News

Huge political contributions spark outcry, suspicion in Palo Alto's council race

After Lydia Kou and Arthur Keller get about $100K, their competitors and city's former mayors warn of 'undue influence' in local politics

As September wound down, Palo Alto City Council candidate Lydia Kou's campaign had plenty of endorsements but not a lot of cash.

Kou, a longtime neighborhood activist who in July declared her candidacy, had received nearly $17,000 in contributions by Sept. 24, according to her financial disclosure forms. Despite enthusiastic support from the city's slow-growth "residentialists," including contributions from council members Tom DuBois and Eric Filseth and from Cheryl Lillienstein, president of the grassroots group Palo Altans for Sensible Zoning (PASZ), Kou found herself in the middle of the pack in terms of campaign cash.

Then came an October surprise: a sequence of large checks, each totaling $6,000 or more, that collectively pushed her total contributions received to more than $40,000. Additional checks arrived at the end of last week, leaving Kou with a war chest of $78,537.

Arthur Keller, a former planning commissioner who is also popular with the limited-development crowd, did somewhat better than Kou by the end of September, with contributions of slightly more than $24,000. But both he and Kou lagged far behind fellow candidate and planning commissioner Greg Tanaka and council incumbent Liz Kniss, who each had more than $45,000 in their war chests, along with endorsements from the Democratic Party and the council's moderate members.

But like Kou, Keller found his fortunes shift for the better in the first two weeks of this month. A series of contributions, ranging from $2,100 to $6,500, pumped nearly $60,000 into his campaign, raising his total to $84,000, far more than anyone else.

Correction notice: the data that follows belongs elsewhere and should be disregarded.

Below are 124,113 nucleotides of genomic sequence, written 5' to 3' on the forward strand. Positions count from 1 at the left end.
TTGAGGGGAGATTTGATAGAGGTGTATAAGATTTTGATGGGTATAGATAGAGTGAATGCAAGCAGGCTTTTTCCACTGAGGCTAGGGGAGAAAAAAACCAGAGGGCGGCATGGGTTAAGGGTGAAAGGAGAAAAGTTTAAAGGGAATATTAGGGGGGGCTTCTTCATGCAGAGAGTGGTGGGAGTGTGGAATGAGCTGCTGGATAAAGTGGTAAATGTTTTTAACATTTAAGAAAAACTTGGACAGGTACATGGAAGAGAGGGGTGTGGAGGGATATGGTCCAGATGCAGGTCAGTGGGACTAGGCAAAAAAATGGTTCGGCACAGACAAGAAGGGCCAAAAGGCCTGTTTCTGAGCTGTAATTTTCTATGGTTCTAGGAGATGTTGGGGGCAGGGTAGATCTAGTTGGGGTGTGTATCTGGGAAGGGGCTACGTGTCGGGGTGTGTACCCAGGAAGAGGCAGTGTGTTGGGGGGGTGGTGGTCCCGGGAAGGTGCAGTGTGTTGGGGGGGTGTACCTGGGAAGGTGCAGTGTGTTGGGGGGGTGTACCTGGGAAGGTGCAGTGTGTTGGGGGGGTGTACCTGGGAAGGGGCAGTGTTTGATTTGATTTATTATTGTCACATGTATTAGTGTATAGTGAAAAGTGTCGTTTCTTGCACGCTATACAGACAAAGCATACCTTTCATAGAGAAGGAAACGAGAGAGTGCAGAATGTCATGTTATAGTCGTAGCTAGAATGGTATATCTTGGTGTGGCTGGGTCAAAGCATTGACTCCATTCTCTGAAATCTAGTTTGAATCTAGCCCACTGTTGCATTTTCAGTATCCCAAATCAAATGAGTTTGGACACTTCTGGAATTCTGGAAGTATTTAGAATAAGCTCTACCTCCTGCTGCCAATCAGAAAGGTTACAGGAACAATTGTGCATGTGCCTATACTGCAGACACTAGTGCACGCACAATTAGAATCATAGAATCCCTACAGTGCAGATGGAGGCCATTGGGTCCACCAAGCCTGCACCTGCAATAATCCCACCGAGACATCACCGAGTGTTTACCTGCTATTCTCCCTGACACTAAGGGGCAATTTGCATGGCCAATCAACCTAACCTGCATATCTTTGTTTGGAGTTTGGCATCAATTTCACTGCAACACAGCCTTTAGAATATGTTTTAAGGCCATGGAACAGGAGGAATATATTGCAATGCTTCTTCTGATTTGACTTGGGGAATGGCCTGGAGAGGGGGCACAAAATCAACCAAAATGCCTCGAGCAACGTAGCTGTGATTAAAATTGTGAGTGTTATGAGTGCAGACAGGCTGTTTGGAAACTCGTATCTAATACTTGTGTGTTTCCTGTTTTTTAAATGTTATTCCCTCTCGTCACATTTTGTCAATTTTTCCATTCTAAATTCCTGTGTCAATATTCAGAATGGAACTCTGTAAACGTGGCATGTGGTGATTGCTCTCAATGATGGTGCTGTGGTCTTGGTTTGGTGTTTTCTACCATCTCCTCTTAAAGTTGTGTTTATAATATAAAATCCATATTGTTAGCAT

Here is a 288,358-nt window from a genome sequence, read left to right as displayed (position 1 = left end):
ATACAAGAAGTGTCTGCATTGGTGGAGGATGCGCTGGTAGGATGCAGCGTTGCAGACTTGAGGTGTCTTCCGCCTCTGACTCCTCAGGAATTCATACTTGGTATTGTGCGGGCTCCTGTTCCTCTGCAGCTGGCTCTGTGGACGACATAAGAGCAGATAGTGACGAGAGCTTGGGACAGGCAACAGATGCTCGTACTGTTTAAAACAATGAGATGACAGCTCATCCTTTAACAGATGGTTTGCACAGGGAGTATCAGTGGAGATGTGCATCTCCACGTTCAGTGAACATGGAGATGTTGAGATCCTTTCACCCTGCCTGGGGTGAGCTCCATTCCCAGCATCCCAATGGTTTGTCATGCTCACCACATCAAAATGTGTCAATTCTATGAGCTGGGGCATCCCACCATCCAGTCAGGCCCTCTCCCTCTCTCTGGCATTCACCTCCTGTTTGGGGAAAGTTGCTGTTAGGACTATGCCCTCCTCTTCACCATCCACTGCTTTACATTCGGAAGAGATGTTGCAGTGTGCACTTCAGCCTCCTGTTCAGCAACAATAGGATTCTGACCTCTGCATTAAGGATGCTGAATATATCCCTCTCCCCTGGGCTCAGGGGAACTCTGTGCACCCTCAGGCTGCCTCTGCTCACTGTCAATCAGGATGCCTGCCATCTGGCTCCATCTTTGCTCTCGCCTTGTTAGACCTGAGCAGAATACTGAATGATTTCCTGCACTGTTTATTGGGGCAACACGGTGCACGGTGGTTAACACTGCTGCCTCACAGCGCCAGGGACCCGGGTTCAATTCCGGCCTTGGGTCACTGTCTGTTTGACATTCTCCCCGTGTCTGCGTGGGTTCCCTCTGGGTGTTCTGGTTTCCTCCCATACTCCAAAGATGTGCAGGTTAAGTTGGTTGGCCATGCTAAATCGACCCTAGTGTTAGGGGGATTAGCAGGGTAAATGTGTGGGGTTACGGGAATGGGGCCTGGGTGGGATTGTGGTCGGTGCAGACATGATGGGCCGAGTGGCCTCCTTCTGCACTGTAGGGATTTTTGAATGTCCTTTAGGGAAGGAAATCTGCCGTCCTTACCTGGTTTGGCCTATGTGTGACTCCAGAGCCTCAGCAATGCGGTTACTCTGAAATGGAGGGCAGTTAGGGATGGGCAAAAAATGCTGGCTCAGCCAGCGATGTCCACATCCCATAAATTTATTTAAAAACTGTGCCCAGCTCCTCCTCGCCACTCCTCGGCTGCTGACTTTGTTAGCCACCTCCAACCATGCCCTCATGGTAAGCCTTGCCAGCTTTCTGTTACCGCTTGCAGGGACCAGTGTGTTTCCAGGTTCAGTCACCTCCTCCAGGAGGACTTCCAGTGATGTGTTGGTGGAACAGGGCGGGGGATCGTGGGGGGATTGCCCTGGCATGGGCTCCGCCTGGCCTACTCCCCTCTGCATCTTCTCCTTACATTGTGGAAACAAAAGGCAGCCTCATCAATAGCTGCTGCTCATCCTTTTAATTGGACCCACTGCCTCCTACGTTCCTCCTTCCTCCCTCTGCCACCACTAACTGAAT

Keller and Kou say the contributions were unexpected. Kou said she knows donor Gabrielle Layton, a Downtown North resident who supported Kou's bid for council in 2014 and more recently served on a committee that crafted downtown's new Residential Preferential Parking program. The other contributions, Kou said, came as a "surprise" in that she has never talked to the donors.

The contributors include venture capitalist Tench Coxe and nonprofit executive Simone Coxe, who between them gave $12,000 to Keller and $12,900 to Kou (they had also made smaller contributions earlier in the year). Gabrielle and Thomas Layton gave $12,500 to each candidate; Helyn MacLean, whose husband Asher Waldfogel serves on the city's Planning and Transportation Commission, likewise gave $12,500 to Kou and $12,500 to Keller. Rounding out the list of the major donors are G. Leonard and Mary Anne Baker; and Michael and Paula Rantz.

The total contributions by these donors to the Kou and Keller campaigns, as well as to the PASZ political action committee, added up to $162,000 as of Oct. 19.

Keller wasn't as surprised as Kou when the funds began arriving. Donors had contacted him, he told the Weekly, to offer their help. Keller said the donors alluded to the fact that four other council candidates -- Adrian Fine, Liz Kniss, Don McDougall and Greg Tanaka -- had just won the blessing (if not the outright endorsement) of the Chamber of Commerce, which emailed members encouraging their support of the quartet.

"They did contact me and indicated their desire to help my campaign and Lydia's campaign by making these donations so that we could better compete with the Chamber of Commerce-endorsed candidates," Keller said. "I figured we can use the help."

Keller said he has not had any conversations with the donors about any specific issues and noted that they did not ask for anything in exchange for their donations. Kou said the same. The donors indicated that they want Keller and Kou to "continue along the policies that they know we've espoused for some time," Keller said.

"They know that, in my case, I've been scrutinizing developments carefully and that I do understand issues of development," Keller said.